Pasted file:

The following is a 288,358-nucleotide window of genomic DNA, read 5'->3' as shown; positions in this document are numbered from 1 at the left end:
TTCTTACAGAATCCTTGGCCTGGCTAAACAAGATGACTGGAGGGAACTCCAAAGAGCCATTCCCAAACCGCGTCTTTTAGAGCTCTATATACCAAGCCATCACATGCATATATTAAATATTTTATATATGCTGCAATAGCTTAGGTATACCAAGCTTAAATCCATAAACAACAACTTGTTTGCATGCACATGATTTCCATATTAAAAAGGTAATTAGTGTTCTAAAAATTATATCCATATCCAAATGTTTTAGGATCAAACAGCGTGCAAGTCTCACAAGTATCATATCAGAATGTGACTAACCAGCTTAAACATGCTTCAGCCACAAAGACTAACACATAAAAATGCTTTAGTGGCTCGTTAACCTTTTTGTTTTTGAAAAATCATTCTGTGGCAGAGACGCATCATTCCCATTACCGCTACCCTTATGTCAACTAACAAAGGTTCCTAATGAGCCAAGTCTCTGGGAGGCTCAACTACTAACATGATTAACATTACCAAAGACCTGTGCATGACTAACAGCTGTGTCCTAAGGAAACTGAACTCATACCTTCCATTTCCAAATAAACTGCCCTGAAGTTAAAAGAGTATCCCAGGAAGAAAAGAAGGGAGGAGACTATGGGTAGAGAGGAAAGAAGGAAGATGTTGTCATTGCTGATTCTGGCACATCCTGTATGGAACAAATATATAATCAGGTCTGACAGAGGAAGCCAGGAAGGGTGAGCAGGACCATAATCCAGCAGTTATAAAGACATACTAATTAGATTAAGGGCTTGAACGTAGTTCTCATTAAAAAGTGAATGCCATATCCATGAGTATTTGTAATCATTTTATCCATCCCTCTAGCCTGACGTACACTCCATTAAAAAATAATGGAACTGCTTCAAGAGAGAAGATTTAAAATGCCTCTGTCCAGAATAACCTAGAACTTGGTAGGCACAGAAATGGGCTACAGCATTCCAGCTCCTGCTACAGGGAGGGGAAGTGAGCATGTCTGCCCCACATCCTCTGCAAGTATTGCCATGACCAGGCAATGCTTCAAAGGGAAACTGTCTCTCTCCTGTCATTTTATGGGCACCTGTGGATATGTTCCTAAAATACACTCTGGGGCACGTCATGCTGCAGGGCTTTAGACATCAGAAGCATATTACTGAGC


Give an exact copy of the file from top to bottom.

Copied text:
The following is a 288,358-nucleotide window of genomic DNA, read 5'->3' as shown; positions in this document are numbered from 1 at the left end:
TTCTTACAGAATCCTTGGCCTGGCTAAACAAGATGACTGGAGGGAACTCCAAAGAGCCATTCCCAAACCGCGTCTTTTAGAGCTCTATATACCAAGCCATCACATGCATATATTAAATATTTTATATATGCTGCAATAGCTTAGGTATACCAAGCTTAAATCCATAAACAACAACTTGTTTGCATGCACATGATTTCCATATTAAAAAGGTAATTAGTGTTCTAAAAATTATATCCATATCCAAATGTTTTAGGATCAAACAGCGTGCAAGTCTCACAAGTATCATATCAGAATGTGACTAACCAGCTTAAACATGCTTCAGCCACAAAGACTAACACATAAAAATGCTTTAGTGGCTCGTTAACCTTTTTGTTTTTGAAAAATCATTCTGTGGCAGAGACGCATCATTCCCATTACCGCTACCCTTATGTCAACTAACAAAGGTTCCTAATGAGCCAAGTCTCTGGGAGGCTCAACTACTAACATGATTAACATTACCAAAGACCTGTGCATGACTAACAGCTGTGTCCTAAGGAAACTGAACTCATACCTTCCATTTCCAAATAAACTGCCCTGAAGTTAAAAGAGTATCCCAGGAAGAAAAGAAGGGAGGAGACTATGGGTAGAGAGGAAAGAAGGAAGATGTTGTCATTGCTGATTCTGGCACATCCTGTATGGAACAAATATATAATCAGGTCTGACAGAGGAAGCCAGGAAGGGTGAGCAGGACCATAATCCAGCAGTTATAAAGACATACTAATTAGATTAAGGGCTTGAACGTAGTTCTCATTAAAAAGTGAATGCCATATCCATGAGTATTTGTAATCATTTTATCCATCCCTCTAGCCTGACGTACACTCCATTAAAAAATAATGGAACTGCTTCAAGAGAGAAGATTTAAAATGCCTCTGTCCAGAATAACCTAGAACTTGGTAGGCACAGAAATGGGCTACAGCATTCCAGCTCCTGCTACAGGGAGGGGAAGTGAGCATGTCTGCCCCACATCCTCTGCAAGTATTGCCATGACCAGGCAATGCTTCAAAGGGAAACTGTCTCTCTCCTGTCATTTTATGGGCACCTGTGGATATGTTCCTAAAATACACTCTGGGGCACGTCATGCTGCAGGGCTTTAGACATCAGAAGCATATTACTGAGC